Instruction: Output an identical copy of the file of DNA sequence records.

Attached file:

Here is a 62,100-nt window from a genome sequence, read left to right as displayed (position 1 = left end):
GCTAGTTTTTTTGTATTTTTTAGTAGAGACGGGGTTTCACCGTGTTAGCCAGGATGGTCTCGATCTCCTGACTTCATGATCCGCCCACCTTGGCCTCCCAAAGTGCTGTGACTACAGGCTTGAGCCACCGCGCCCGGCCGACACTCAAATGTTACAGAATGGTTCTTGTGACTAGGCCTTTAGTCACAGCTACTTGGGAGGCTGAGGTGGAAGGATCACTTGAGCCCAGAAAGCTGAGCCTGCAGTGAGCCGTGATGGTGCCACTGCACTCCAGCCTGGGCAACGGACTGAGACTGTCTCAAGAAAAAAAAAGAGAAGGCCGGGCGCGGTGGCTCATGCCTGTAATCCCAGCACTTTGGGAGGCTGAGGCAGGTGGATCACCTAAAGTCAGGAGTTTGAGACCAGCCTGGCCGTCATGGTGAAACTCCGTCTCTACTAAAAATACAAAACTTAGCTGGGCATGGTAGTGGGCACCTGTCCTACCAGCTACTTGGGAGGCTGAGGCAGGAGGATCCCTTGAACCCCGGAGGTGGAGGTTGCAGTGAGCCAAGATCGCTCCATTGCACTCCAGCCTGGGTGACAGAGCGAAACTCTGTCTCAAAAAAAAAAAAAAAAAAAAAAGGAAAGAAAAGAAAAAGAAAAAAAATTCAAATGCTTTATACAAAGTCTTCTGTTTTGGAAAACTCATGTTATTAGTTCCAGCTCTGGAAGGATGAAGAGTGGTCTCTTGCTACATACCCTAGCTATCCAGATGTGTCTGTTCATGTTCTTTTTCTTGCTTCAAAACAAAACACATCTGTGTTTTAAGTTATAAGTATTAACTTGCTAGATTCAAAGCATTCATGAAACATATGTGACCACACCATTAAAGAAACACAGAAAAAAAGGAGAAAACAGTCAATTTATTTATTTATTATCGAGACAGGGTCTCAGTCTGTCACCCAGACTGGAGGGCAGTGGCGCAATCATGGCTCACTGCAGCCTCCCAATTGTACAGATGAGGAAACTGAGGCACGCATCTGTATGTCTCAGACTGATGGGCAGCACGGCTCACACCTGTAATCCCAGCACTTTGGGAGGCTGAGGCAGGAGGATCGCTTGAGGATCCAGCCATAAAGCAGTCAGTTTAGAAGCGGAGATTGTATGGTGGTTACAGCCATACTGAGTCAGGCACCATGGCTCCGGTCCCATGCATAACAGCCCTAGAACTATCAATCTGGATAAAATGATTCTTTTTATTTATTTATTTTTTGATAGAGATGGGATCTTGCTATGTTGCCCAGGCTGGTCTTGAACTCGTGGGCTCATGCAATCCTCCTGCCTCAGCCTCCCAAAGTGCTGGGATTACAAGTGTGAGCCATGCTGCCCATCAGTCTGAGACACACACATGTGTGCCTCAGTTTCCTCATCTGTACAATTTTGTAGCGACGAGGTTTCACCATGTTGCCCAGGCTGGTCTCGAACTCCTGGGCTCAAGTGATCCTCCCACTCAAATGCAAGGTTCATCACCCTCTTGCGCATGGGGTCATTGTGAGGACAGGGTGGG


Here is a 62,100-nt window from a genome sequence, read left to right as displayed (position 1 = left end):
GCTAGTTTTTTTGTATTTTTTAGTAGAGACGGGGTTTCACCGTGTTAGCCAGGATGGTCTCGATCTCCTGACTTCATGATCCGCCCACCTTGGCCTCCCAAAGTGCTGTGACTACAGGCTTGAGCCACCGCGCCCGGCCGACACTCAAATGTTACAGAATGGTTCTTGTGACTAGGCCTTTAGTCACAGCTACTTGGGAGGCTGAGGTGGAAGGATCACTTGAGCCCAGAAAGCTGAGCCTGCAGTGAGCCGTGATGGTGCCACTGCACTCCAGCCTGGGCAACGGACTGAGACTGTCTCAAGAAAAAAAAAGAGAAGGCCGGGCGCGGTGGCTCATGCCTGTAATCCCAGCACTTTGGGAGGCTGAGGCAGGTGGATCACCTAAAGTCAGGAGTTTGAGACCAGCCTGGCCGTCATGGTGAAACTCCGTCTCTACTAAAAATACAAAACTTAGCTGGGCATGGTAGTGGGCACCTGTCCTACCAGCTACTTGGGAGGCTGAGGCAGGAGGATCCCTTGAACCCCGGAGGTGGAGGTTGCAGTGAGCCAAGATCGCTCCATTGCACTCCAGCCTGGGTGACAGAGCGAAACTCTGTCTCAAAAAAAAAAAAAAAAAAAAAAGGAAAGAAAAGAAAAAGAAAAAAAATTCAAATGCTTTATACAAAGTCTTCTGTTTTGGAAAACTCATGTTATTAGTTCCAGCTCTGGAAGGATGAAGAGTGGTCTCTTGCTACATACCCTAGCTATCCAGATGTGTCTGTTCATGTTCTTTTTCTTGCTTCAAAACAAAACACATCTGTGTTTTAAGTTATAAGTATTAACTTGCTAGATTCAAAGCATTCATGAAACATATGTGACCACACCATTAAAGAAACACAGAAAAAAAGGAGAAAACAGTCAATTTATTTATTTATTATCGAGACAGGGTCTCAGTCTGTCACCCAGACTGGAGGGCAGTGGCGCAATCATGGCTCACTGCAGCCTCCCAATTGTACAGATGAGGAAACTGAGGCACGCATCTGTATGTCTCAGACTGATGGGCAGCACGGCTCACACCTGTAATCCCAGCACTTTGGGAGGCTGAGGCAGGAGGATCGCTTGAGGATCCAGCCATAAAGCAGTCAGTTTAGAAGCGGAGATTGTATGGTGGTTACAGCCATACTGAGTCAGGCACCATGGCTCCGGTCCCATGCATAACAGCCCTAGAACTATCAATCTGGATAAAATGATTCTTTTTATTTATTTATTTTTTGATAGAGATGGGATCTTGCTATGTTGCCCAGGCTGGTCTTGAACTCGTGGGCTCATGCAATCCTCCTGCCTCAGCCTCCCAAAGTGCTGGGATTACAAGTGTGAGCCATGCTGCCCATCAGTCTGAGACACACACATGTGTGCCTCAGTTTCCTCATCTGTACAATTTTGTAGCGACGAGGTTTCACCATGTTGCCCAGGCTGGTCTCGAACTCCTGGGCTCAAGTGATCCTCCCACTCAAATGCAAGGTTCATCACCCTCTTGCGCATGGGGTCATTGTGAGGACAGGGTGGG